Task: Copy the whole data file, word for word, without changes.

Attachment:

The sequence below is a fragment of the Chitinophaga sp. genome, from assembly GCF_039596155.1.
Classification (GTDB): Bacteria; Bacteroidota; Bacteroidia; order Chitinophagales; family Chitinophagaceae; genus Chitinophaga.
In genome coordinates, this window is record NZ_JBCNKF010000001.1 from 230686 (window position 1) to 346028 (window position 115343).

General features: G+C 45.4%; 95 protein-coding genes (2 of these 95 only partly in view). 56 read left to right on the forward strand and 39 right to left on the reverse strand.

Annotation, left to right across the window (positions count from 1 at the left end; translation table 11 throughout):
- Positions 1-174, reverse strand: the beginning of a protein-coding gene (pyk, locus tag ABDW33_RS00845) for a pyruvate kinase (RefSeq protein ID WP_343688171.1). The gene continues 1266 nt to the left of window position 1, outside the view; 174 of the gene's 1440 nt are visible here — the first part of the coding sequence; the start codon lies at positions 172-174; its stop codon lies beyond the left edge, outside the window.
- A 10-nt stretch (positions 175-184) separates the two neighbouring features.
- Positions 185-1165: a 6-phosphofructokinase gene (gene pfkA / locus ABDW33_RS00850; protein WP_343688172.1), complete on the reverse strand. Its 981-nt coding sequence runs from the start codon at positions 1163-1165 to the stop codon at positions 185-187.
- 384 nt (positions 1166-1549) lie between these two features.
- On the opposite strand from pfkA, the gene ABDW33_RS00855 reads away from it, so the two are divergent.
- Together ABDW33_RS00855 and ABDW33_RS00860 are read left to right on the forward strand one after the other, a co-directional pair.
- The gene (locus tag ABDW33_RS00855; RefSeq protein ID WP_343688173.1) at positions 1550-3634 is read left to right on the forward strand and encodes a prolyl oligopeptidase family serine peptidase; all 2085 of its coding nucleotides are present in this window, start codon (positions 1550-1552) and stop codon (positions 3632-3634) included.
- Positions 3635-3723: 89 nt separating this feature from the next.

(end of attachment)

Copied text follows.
The sequence below is a fragment of the Chitinophaga sp. genome, from assembly GCF_039596155.1.
Classification (GTDB): Bacteria; Bacteroidota; Bacteroidia; order Chitinophagales; family Chitinophagaceae; genus Chitinophaga.
In genome coordinates, this window is record NZ_JBCNKF010000001.1 from 230686 (window position 1) to 346028 (window position 115343).

General features: G+C 45.4%; 95 protein-coding genes (2 of these 95 only partly in view). 56 read left to right on the forward strand and 39 right to left on the reverse strand.

Annotation, left to right across the window (positions count from 1 at the left end; translation table 11 throughout):
- Positions 1-174, reverse strand: the beginning of a protein-coding gene (pyk, locus tag ABDW33_RS00845) for a pyruvate kinase (RefSeq protein ID WP_343688171.1). The gene continues 1266 nt to the left of window position 1, outside the view; 174 of the gene's 1440 nt are visible here — the first part of the coding sequence; the start codon lies at positions 172-174; its stop codon lies beyond the left edge, outside the window.
- A 10-nt stretch (positions 175-184) separates the two neighbouring features.
- Positions 185-1165: a 6-phosphofructokinase gene (gene pfkA / locus ABDW33_RS00850; protein WP_343688172.1), complete on the reverse strand. Its 981-nt coding sequence runs from the start codon at positions 1163-1165 to the stop codon at positions 185-187.
- 384 nt (positions 1166-1549) lie between these two features.
- On the opposite strand from pfkA, the gene ABDW33_RS00855 reads away from it, so the two are divergent.
- Together ABDW33_RS00855 and ABDW33_RS00860 are read left to right on the forward strand one after the other, a co-directional pair.
- The gene (locus tag ABDW33_RS00855; RefSeq protein ID WP_343688173.1) at positions 1550-3634 is read left to right on the forward strand and encodes a prolyl oligopeptidase family serine peptidase; all 2085 of its coding nucleotides are present in this window, start codon (positions 1550-1552) and stop codon (positions 3632-3634) included.
- Positions 3635-3723: 89 nt separating this feature from the next.